I'm looking to buy an affordable bike for routes like Stanley Park in Vancouver. Something comfortable to ride on both paved and unpaved routes. Thanks in advance!
It depends on your budget. If you have $200 to spend that's a very different answer to $1000. Also 'Stanley Park' means nothing to me. Is it a small paved park, a mountain bike park, thousands of acres of rough tracks?
Roughly most people looking for a beginners bike will tend to buy a hybrid like this one:
The main feature of these bikes 'front suspension', which is good for doing hardcore mountain biking, but not that useful on normal bikes, especially as the cheaper ones (say $500 bikes) will always have low quality suspension.
So look for a bike similar to that but without the front suspension
The other features to consider on a bike tend to be:
- number of speeds in the rear - more is not really significantly better, but new bikes with 7 speeds or less are badly equipped, simply because that's how bikes are marketed - more speeds is better, so less speeds is bad. So something with 9 speeds or more is generally going to be fairly durable and high quality. 8 speeds is ok too.
- freewheel or cassette - a freewheel rear wheel is not switchable to cassette, and freewheels are features of low-quality non-durable bikes nowadays. So check you have a cassette. If your bike is very cheap then maybe this will be the only option
- brakes - the cheapest versions of bikes similar to those above may have v-brakes. this is a sign nowadays of a very cheap bike. v-brakes work fine, but probably such bikes will be cheap all over. Most people now go for disc brakes. Hydraulic disc brakes are lower maintenance and most people prefer them. If comparing two bikes one with hydraulic brakes and one with cable brakes, then prefer hydraulic.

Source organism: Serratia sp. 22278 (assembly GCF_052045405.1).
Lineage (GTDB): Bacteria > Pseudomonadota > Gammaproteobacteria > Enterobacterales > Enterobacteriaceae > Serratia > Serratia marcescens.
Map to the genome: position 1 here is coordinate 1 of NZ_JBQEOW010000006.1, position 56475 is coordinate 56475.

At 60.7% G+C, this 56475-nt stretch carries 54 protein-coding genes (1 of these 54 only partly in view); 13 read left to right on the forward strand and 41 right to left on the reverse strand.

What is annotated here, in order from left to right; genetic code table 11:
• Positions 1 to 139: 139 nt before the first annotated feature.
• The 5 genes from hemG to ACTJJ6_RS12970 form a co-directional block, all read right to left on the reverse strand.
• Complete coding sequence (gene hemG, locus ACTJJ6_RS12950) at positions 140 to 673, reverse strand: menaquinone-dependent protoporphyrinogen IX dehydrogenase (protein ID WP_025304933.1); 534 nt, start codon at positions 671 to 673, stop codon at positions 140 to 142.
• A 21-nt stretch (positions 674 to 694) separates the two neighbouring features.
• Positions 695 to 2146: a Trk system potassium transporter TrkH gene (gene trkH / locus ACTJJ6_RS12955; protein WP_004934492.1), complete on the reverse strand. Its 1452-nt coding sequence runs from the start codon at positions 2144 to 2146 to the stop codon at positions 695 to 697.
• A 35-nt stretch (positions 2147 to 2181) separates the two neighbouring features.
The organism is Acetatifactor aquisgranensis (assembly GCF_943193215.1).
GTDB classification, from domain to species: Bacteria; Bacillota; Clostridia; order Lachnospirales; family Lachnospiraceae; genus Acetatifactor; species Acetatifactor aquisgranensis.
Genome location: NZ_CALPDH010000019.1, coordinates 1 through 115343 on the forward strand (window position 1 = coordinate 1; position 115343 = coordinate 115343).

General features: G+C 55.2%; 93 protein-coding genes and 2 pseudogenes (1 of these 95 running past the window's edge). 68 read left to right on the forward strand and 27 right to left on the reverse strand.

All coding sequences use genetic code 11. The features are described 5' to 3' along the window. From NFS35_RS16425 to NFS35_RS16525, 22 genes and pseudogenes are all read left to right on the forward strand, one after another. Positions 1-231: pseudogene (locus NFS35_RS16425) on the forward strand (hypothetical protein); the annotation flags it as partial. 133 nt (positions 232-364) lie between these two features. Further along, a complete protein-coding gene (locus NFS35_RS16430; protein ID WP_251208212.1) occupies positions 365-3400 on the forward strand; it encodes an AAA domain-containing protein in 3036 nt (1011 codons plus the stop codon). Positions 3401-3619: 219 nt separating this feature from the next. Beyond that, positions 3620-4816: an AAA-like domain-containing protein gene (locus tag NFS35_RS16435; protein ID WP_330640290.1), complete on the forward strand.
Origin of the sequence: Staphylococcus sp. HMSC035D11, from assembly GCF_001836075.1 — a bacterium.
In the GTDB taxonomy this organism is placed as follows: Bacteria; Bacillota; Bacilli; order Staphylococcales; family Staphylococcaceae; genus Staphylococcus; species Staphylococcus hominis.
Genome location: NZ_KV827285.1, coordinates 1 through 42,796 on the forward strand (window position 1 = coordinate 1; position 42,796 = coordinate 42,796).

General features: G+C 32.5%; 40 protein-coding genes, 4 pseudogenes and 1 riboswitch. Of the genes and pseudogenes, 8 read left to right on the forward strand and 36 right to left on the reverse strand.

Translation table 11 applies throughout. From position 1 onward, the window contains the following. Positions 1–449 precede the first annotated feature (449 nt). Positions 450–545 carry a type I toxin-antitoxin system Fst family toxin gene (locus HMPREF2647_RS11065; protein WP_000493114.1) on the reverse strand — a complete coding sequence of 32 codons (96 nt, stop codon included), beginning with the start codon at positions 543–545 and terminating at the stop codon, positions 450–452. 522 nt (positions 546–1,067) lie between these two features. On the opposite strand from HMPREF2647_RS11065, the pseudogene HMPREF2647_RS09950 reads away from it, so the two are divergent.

- fork - if you go for a rigid fork, as you likely should, then a lot of bikes have carbon forks. these have some vibration-absorbing properties. carbon forks can have alloy steers, a full carbon fork is a bit more expensive than one with an alloy steerer.
- tyres - typically a bike will be designed around a given tyre size. Road bikes nowadays tend to be around 25-28mm. This can be ridden over smooth off-road and will be very fast on-road, but it's intended for riding on-road mainly, so if you willl cycle most of the time off road then you will want tyres wider than this. MTB tyres, otoh are usually over 2" (don't ask why one is mm, one is ", that is bikes). A 'fast hybrid' will tend to have tyres around 32mm (1.25"), while a slightly more off-road oriented one will be around 40mm (roughly 1.6"). Tyres can be changed after market, but a bike fitted with 32mm tyres may not have clearance for 2" tyres, while one with 40mm tyres will probably be slightly heavier than one with 32mm tyres, and the rims might be too wide to fit a very narrow road tyre too.
The fastest bike is a road bike. The entry-level is Shimano Claris R2000. Any higher series is better, but Claris R2000 is very high quality already. However the road bike will really come into its own when you are covering long distances on open roads. They won't provide any benefit in stop-start traffic or in parks. However you should be aware of them in that they are the best bike for some jobs.
If you buy a used bike then you can probably get more for your money, but if you don't know how to look for worn parts such as bottom brackets, freehubs, etc. then it can be expensive in repair costs. You might check out a store/bike co-operative that sells used bikes that are serviced and ready to ride, as this could be cheaper for you than playing the lottery on ebay.